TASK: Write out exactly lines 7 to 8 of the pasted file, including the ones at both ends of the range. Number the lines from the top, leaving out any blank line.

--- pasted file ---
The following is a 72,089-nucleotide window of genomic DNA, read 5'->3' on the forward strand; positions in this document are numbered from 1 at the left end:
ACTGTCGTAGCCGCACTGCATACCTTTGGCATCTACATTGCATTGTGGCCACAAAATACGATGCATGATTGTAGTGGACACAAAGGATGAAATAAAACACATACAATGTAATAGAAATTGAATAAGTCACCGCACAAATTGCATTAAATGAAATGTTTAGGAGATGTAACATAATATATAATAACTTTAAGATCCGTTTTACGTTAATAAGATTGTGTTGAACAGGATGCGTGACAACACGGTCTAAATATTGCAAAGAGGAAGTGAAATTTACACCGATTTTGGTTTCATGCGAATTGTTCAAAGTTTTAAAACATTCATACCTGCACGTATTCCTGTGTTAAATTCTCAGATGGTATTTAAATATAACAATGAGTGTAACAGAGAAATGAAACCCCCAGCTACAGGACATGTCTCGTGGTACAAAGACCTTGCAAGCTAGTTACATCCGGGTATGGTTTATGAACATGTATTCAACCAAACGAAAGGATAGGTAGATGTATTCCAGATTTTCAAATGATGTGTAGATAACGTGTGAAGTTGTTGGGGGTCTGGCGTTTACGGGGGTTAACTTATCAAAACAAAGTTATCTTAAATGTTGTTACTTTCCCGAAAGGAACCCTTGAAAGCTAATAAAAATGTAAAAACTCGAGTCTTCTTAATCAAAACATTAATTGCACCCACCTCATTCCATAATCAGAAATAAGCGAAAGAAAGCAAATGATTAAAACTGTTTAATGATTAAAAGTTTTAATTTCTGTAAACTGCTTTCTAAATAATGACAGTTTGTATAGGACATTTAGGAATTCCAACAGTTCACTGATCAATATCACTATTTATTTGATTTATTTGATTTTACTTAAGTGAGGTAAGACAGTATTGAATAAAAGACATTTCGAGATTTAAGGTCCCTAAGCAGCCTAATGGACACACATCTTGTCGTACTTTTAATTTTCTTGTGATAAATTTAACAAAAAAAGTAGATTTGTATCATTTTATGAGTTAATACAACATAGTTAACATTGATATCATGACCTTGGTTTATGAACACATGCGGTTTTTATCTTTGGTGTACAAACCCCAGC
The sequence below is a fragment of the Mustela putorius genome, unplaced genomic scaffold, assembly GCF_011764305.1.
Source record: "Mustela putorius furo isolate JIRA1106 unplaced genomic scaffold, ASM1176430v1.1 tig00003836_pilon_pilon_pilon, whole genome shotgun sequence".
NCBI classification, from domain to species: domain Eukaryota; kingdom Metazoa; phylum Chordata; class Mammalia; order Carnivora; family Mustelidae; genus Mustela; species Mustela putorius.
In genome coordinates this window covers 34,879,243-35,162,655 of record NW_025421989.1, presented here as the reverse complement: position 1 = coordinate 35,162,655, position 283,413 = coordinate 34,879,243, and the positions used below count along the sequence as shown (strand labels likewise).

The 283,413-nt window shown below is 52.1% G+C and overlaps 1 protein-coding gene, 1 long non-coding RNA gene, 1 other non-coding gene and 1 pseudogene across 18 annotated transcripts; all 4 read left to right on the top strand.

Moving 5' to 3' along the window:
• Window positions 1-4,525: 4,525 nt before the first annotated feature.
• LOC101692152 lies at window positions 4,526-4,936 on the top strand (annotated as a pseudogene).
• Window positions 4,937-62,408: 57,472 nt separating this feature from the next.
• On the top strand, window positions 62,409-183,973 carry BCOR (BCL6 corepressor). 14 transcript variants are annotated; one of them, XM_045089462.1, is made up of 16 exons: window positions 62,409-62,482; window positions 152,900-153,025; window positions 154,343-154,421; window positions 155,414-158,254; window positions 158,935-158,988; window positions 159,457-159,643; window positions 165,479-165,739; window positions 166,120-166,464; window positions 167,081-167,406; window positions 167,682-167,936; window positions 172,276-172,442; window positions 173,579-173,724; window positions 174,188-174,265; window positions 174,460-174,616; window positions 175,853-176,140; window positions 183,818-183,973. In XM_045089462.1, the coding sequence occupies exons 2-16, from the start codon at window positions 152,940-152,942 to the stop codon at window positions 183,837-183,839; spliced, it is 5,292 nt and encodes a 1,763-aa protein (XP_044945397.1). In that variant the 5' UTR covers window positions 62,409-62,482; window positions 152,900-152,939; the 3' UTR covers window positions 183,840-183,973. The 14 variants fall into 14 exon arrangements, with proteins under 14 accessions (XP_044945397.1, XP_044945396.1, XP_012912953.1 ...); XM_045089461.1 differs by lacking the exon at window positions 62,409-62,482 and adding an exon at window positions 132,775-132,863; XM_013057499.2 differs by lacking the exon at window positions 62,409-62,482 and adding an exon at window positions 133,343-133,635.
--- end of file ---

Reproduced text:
The 283,413-nt window shown below is 52.1% G+C and overlaps 1 protein-coding gene, 1 long non-coding RNA gene, 1 other non-coding gene and 1 pseudogene across 18 annotated transcripts; all 4 read left to right on the top strand.

Moving 5' to 3' along the window: